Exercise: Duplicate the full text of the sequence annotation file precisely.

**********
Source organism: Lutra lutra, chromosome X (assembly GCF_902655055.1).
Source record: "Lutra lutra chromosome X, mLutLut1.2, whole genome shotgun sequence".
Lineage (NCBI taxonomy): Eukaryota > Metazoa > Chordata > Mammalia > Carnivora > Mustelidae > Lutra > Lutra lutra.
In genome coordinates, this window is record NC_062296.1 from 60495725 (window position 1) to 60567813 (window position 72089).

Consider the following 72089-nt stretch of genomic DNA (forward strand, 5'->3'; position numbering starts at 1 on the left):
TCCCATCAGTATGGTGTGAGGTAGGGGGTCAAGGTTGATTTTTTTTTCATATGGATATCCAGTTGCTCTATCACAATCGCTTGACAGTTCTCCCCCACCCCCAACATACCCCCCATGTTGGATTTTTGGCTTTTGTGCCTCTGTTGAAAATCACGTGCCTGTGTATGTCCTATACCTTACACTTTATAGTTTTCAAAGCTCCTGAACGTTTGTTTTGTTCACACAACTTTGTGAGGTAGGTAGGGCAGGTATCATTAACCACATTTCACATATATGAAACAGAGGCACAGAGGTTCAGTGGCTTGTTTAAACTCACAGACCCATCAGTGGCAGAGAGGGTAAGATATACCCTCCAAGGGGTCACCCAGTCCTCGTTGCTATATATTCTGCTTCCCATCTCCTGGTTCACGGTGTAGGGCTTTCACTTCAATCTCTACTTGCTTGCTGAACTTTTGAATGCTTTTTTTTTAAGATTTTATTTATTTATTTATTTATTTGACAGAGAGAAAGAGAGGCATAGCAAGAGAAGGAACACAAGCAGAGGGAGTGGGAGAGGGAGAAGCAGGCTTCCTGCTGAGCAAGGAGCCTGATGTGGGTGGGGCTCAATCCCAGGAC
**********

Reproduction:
Source organism: Lutra lutra, chromosome X (assembly GCF_902655055.1).
Source record: "Lutra lutra chromosome X, mLutLut1.2, whole genome shotgun sequence".
Lineage (NCBI taxonomy): Eukaryota > Metazoa > Chordata > Mammalia > Carnivora > Mustelidae > Lutra > Lutra lutra.
In genome coordinates, this window is record NC_062296.1 from 60495725 (window position 1) to 60567813 (window position 72089).

Consider the following 72089-nt stretch of genomic DNA (forward strand, 5'->3'; position numbering starts at 1 on the left):
TCCCATCAGTATGGTGTGAGGTAGGGGGTCAAGGTTGATTTTTTTTTCATATGGATATCCAGTTGCTCTATCACAATCGCTTGACAGTTCTCCCCCACCCCCAACATACCCCCCATGTTGGATTTTTGGCTTTTGTGCCTCTGTTGAAAATCACGTGCCTGTGTATGTCCTATACCTTACACTTTATAGTTTTCAAAGCTCCTGAACGTTTGTTTTGTTCACACAACTTTGTGAGGTAGGTAGGGCAGGTATCATTAACCACATTTCACATATATGAAACAGAGGCACAGAGGTTCAGTGGCTTGTTTAAACTCACAGACCCATCAGTGGCAGAGAGGGTAAGATATACCCTCCAAGGGGTCACCCAGTCCTCGTTGCTATATATTCTGCTTCCCATCTCCTGGTTCACGGTGTAGGGCTTTCACTTCAATCTCTACTTGCTTGCTGAACTTTTGAATGCTTTTTTTTTAAGATTTTATTTATTTATTTATTTATTTGACAGAGAGAAAGAGAGGCATAGCAAGAGAAGGAACACAAGCAGAGGGAGTGGGAGAGGGAGAAGCAGGCTTCCTGCTGAGCAAGGAGCCTGATGTGGGTGGGGCTCAATCCCAGGAC